In late October and early November 1998, Hurricane Mitch moved through Central America, dropping as much as six feet of rain on some regions. Mitch was felt most harshly in Honduras and Nicaragua, and to a lesser extent on Guatemala, El Salvador, Belize, Costa Rica and Chiapas (Mexico). More than 22,000 people were killed or went missing and three million were made homeless or otherwise affected. By Grahame Russell
Most of Mitch’s victims lived in precarious conditions. Of the homes destroyed in Tegucigalpa (Honduran capital), "many were one-room hovels that blanketed the steep hills surrounding the city, poor areas long since denuded of trees by residents needing fire-wood. The soil had poor drainage and the waters from Mitch's downpours had nowhere to go, so thousands of homes were simply swept away in flash floods and mud slides"(1).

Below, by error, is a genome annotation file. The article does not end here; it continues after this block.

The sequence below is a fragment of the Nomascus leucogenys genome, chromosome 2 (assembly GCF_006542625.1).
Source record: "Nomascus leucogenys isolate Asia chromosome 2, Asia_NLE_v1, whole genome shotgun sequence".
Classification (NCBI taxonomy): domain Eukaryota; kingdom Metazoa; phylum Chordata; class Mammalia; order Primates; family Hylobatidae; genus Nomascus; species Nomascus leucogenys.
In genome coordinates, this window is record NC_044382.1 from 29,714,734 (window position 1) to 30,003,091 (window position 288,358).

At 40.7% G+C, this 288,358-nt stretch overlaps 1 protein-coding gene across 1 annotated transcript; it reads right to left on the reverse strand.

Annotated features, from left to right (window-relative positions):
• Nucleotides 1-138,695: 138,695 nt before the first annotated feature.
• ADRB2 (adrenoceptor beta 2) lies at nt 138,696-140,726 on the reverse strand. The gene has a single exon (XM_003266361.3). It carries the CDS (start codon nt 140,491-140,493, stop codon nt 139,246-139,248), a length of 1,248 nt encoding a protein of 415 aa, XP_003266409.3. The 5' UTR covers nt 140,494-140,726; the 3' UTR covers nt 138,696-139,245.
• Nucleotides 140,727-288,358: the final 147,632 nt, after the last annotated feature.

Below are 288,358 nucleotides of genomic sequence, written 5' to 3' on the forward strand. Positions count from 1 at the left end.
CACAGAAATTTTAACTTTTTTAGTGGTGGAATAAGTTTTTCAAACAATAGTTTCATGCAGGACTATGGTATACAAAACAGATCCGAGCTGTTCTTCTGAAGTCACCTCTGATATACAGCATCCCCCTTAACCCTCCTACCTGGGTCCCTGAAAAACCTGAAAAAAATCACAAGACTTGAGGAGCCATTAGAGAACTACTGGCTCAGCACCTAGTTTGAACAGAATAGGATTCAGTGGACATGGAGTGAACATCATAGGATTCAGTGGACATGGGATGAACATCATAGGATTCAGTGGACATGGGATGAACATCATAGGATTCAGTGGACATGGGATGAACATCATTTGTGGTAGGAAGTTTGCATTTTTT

While the rains were "natural", the death and destruction from Hurricane Mitch cannot be blamed simply on a "natural disaster". There are also economic and ecological reasons. The Guardian reports that :"One of the reasons that the flooding [in Nicaragua] was so bad was that much of the land had been previously deforested, and the soils therefore eroded due to bad land-management practices, based on economic gain alone"(2). Clear-cutting logging, hillside farms, and rampant housing development caused further mudslides and floods. The damage was most extreme in Honduras, where loggers and farmers annually stripped away about 225,000 acres of forests (3).
- Washington Post, November 14. 1998
- The Guardian, November 18. 1998
- David Marcus, Boston Globe, November 11. 1998